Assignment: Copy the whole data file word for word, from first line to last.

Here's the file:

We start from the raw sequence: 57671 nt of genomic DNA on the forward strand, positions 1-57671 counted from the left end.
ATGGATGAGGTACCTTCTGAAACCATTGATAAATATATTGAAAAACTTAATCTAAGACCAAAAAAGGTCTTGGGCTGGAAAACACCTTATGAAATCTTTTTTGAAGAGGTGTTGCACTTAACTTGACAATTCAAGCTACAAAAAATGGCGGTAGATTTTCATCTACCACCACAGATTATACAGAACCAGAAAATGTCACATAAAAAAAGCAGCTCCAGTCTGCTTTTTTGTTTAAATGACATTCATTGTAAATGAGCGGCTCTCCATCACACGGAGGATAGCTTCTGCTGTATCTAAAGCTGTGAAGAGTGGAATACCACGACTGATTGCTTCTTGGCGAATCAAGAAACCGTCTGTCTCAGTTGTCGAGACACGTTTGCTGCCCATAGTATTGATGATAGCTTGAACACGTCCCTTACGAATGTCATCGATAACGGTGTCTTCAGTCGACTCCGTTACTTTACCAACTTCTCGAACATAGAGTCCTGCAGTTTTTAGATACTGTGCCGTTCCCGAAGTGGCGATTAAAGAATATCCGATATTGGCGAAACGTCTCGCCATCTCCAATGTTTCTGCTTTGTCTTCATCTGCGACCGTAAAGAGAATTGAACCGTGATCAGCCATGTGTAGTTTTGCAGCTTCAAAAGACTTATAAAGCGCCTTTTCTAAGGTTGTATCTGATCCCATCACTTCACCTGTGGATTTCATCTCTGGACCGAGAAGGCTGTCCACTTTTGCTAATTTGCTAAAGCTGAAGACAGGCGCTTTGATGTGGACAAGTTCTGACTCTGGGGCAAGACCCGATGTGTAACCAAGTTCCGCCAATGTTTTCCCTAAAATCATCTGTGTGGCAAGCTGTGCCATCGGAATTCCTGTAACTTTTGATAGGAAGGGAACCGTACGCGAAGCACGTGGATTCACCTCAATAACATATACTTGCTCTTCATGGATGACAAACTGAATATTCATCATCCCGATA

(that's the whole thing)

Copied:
We start from the raw sequence: 57671 nt of genomic DNA on the forward strand, positions 1-57671 counted from the left end.
ATGGATGAGGTACCTTCTGAAACCATTGATAAATATATTGAAAAACTTAATCTAAGACCAAAAAAGGTCTTGGGCTGGAAAACACCTTATGAAATCTTTTTTGAAGAGGTGTTGCACTTAACTTGACAATTCAAGCTACAAAAAATGGCGGTAGATTTTCATCTACCACCACAGATTATACAGAACCAGAAAATGTCACATAAAAAAAGCAGCTCCAGTCTGCTTTTTTGTTTAAATGACATTCATTGTAAATGAGCGGCTCTCCATCACACGGAGGATAGCTTCTGCTGTATCTAAAGCTGTGAAGAGTGGAATACCACGACTGATTGCTTCTTGGCGAATCAAGAAACCGTCTGTCTCAGTTGTCGAGACACGTTTGCTGCCCATAGTATTGATGATAGCTTGAACACGTCCCTTACGAATGTCATCGATAACGGTGTCTTCAGTCGACTCCGTTACTTTACCAACTTCTCGAACATAGAGTCCTGCAGTTTTTAGATACTGTGCCGTTCCCGAAGTGGCGATTAAAGAATATCCGATATTGGCGAAACGTCTCGCCATCTCCAATGTTTCTGCTTTGTCTTCATCTGCGACCGTAAAGAGAATTGAACCGTGATCAGCCATGTGTAGTTTTGCAGCTTCAAAAGACTTATAAAGCGCCTTTTCTAAGGTTGTATCTGATCCCATCACTTCACCTGTGGATTTCATCTCTGGACCGAGAAGGCTGTCCACTTTTGCTAATTTGCTAAAGCTGAAGACAGGCGCTTTGATGTGGACAAGTTCTGACTCTGGGGCAAGACCCGATGTGTAACCAAGTTCCGCCAATGTTTTCCCTAAAATCATCTGTGTGGCAAGCTGTGCCATCGGAATTCCTGTAACTTTTGATAGGAAGGGAACCGTACGCGAAGCACGTGGATTCACCTCAATAACATATACTTGCTCTTCATGGATGACAAACTGAATATTCATCATCCCGATA